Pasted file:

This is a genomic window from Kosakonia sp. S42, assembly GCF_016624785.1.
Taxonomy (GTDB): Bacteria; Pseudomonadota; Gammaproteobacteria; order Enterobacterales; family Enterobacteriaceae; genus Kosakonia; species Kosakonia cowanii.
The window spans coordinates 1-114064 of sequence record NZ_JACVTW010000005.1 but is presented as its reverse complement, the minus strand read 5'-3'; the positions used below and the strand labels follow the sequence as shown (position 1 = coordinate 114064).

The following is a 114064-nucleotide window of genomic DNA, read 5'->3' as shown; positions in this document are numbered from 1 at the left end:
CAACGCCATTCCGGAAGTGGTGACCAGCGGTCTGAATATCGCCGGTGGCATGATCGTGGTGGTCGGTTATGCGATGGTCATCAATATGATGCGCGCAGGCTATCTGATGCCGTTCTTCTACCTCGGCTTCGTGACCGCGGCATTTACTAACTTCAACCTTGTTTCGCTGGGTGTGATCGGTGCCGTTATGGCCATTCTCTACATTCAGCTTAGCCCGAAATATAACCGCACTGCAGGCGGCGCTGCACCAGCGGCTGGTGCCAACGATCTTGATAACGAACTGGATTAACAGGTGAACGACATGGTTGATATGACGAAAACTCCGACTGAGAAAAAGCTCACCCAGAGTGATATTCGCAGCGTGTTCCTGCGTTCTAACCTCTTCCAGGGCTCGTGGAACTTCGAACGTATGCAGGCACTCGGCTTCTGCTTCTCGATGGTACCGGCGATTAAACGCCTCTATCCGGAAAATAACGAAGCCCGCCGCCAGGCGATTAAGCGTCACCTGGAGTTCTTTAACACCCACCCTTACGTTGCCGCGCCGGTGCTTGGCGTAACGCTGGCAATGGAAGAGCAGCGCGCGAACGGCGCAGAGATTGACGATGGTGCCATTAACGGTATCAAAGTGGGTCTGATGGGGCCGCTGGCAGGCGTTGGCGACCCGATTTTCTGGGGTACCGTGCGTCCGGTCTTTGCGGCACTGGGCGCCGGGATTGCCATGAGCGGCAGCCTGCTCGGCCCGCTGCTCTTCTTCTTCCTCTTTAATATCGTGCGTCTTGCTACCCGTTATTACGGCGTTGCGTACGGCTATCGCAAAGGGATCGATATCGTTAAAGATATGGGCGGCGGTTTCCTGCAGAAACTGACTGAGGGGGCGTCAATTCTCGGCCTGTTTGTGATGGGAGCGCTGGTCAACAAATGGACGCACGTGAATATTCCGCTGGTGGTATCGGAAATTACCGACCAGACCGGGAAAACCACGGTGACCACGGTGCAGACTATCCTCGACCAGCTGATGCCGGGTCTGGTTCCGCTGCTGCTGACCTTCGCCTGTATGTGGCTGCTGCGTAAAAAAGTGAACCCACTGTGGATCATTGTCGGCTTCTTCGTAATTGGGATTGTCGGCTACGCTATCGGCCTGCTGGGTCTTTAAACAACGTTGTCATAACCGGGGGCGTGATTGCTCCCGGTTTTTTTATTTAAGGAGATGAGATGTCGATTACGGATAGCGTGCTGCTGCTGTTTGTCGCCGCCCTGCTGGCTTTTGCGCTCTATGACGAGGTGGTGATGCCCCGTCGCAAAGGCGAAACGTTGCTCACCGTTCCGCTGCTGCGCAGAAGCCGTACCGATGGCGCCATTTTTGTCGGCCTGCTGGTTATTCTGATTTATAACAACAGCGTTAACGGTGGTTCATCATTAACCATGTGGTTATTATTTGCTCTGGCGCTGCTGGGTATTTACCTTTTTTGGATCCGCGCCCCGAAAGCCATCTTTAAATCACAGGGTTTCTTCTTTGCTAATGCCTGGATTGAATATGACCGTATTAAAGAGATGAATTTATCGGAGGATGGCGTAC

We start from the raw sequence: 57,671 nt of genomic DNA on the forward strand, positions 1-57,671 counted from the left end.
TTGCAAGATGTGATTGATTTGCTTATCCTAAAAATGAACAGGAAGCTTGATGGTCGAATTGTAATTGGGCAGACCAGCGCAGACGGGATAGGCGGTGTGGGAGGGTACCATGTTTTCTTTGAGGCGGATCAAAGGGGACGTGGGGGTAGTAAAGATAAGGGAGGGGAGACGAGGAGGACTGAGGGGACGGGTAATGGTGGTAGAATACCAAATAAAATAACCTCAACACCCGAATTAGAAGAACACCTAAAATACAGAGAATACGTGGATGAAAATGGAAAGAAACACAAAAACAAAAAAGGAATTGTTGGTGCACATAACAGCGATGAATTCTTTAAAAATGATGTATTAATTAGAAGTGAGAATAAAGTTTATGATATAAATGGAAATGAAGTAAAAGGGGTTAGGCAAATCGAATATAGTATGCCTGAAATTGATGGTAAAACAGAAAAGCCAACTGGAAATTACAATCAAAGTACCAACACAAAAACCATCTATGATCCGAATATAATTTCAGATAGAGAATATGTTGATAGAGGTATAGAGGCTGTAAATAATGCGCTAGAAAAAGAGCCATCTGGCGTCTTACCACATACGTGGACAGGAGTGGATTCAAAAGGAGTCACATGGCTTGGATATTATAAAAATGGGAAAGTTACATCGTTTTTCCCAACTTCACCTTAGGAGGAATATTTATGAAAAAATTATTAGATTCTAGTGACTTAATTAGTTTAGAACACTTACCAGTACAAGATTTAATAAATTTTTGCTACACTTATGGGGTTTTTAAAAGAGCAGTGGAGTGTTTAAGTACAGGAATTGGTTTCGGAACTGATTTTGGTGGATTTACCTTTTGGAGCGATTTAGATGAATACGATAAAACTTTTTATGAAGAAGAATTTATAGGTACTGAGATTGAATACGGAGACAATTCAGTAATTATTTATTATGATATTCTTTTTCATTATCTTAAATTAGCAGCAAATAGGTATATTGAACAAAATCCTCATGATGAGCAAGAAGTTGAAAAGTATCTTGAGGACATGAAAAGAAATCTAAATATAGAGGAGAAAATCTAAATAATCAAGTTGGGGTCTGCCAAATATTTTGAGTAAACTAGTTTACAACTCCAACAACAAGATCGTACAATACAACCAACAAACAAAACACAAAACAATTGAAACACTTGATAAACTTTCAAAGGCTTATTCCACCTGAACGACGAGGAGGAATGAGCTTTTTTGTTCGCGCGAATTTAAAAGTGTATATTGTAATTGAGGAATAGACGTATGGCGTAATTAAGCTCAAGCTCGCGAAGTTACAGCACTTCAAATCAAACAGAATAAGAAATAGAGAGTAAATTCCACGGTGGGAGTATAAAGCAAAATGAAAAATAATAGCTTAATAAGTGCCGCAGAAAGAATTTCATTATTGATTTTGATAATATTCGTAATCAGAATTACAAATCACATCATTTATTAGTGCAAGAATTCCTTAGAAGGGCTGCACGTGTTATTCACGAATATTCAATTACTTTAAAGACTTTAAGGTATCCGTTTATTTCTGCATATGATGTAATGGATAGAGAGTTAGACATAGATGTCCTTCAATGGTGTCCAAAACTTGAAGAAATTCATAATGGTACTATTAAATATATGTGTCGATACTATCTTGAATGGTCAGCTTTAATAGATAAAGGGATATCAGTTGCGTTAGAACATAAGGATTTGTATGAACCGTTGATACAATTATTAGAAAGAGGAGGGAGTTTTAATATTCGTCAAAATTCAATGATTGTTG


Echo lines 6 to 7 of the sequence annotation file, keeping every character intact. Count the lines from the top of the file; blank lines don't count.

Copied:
We start from the raw sequence: 57,671 nt of genomic DNA on the forward strand, positions 1-57,671 counted from the left end.
TTGCAAGATGTGATTGATTTGCTTATCCTAAAAATGAACAGGAAGCTTGATGGTCGAATTGTAATTGGGCAGACCAGCGCAGACGGGATAGGCGGTGTGGGAGGGTACCATGTTTTCTTTGAGGCGGATCAAAGGGGACGTGGGGGTAGTAAAGATAAGGGAGGGGAGACGAGGAGGACTGAGGGGACGGGTAATGGTGGTAGAATACCAAATAAAATAACCTCAACACCCGAATTAGAAGAACACCTAAAATACAGAGAATACGTGGATGAAAATGGAAAGAAACACAAAAACAAAAAAGGAATTGTTGGTGCACATAACAGCGATGAATTCTTTAAAAATGATGTATTAATTAGAAGTGAGAATAAAGTTTATGATATAAATGGAAATGAAGTAAAAGGGGTTAGGCAAATCGAATATAGTATGCCTGAAATTGATGGTAAAACAGAAAAGCCAACTGGAAATTACAATCAAAGTACCAACACAAAAACCATCTATGATCCGAATATAATTTCAGATAGAGAATATGTTGATAGAGGTATAGAGGCTGTAAATAATGCGCTAGAAAAAGAGCCATCTGGCGTCTTACCACATACGTGGACAGGAGTGGATTCAAAAGGAGTCACATGGCTTGGATATTATAAAAATGGGAAAGTTACATCGTTTTTCCCAACTTCACCTTAGGAGGAATATTTATGAAAAAATTATTAGATTCTAGTGACTTAATTAGTTTAGAACACTTACCAGTACAAGATTTAATAAATTTTTGCTACACTTATGGGGTTTTTAAAAGAGCAGTGGAGTGTTTAAGTACAGGAATTGGTTTCGGAACTGATTTTGGTGGATTTACCTTTTGGAGCGATTTAGATGAATACGATAAAACTTTTTATGAAGAAGAATTTATAGGTACTGAGATTGAATACGGAGACAATTCAGTAATTATTTATTATGATATTCTTTTTCATTATCTTAAATTAGCAGCAAATAGGTATATTGAACAAAATCCTCATGATGAGCAAGAAGTTGAAAAGTATCTTGAGGACATGAAAAGAAATCTAAATATAGAGGAGAAAATCTAAATAATCAAGTTGGGGTCTGCCAAATATTTTGAGTAAACTAGTTTACAACTCCAACAACAAGATCGTACAATACAACCAACAAACAAAACACAAAACAATTGAAACACTTGATAAACTTTCAAAGGCTTATTCCACCTGAACGACGAGGAGGAATGAGCTTTTTTGTTCGCGCGAATTTAAAAGTGTATATTGTAATTGAGGAATAGACGTATGGCGTAATTAAGCTCAAGCTCGCGAAGTTACAGCACTTCAAATCAAACAGAATAAGAAATAGAGAGTAAATTCCACGGTGGGAGTATAAAGCAAAATGAAAAATAATAGCTTAATAAGTGCCGCAGAAAGAATTTCATTATTGATTTTGATAATATTCGTAATCAGAATTACAAATCACATCATTTATTAGTGCAAGAATTCCTTAGAAGGGCTGCACGTGTTATTCACGAATATTCAATTACTTTAAAGACTTTAAGGTATCCGTTTATTTCTGCATATGATGTAATGGATAGAGAGTTAGACATAGATGTCCTTCAATGGTGTCCAAAACTTGAAGAAATTCATAATGGTACTATTAAATATATGTGTCGATACTATCTTGAATGGTCAGCTTTAATAGATAAAGGGATATCAGTTGCGTTAGAACATAAGGATTTGTATGAACCGTTGATACAATTATTAGAAAGAGGAGGGAGTTTTAATATTCGTCAAAATTCAATGATTGTTG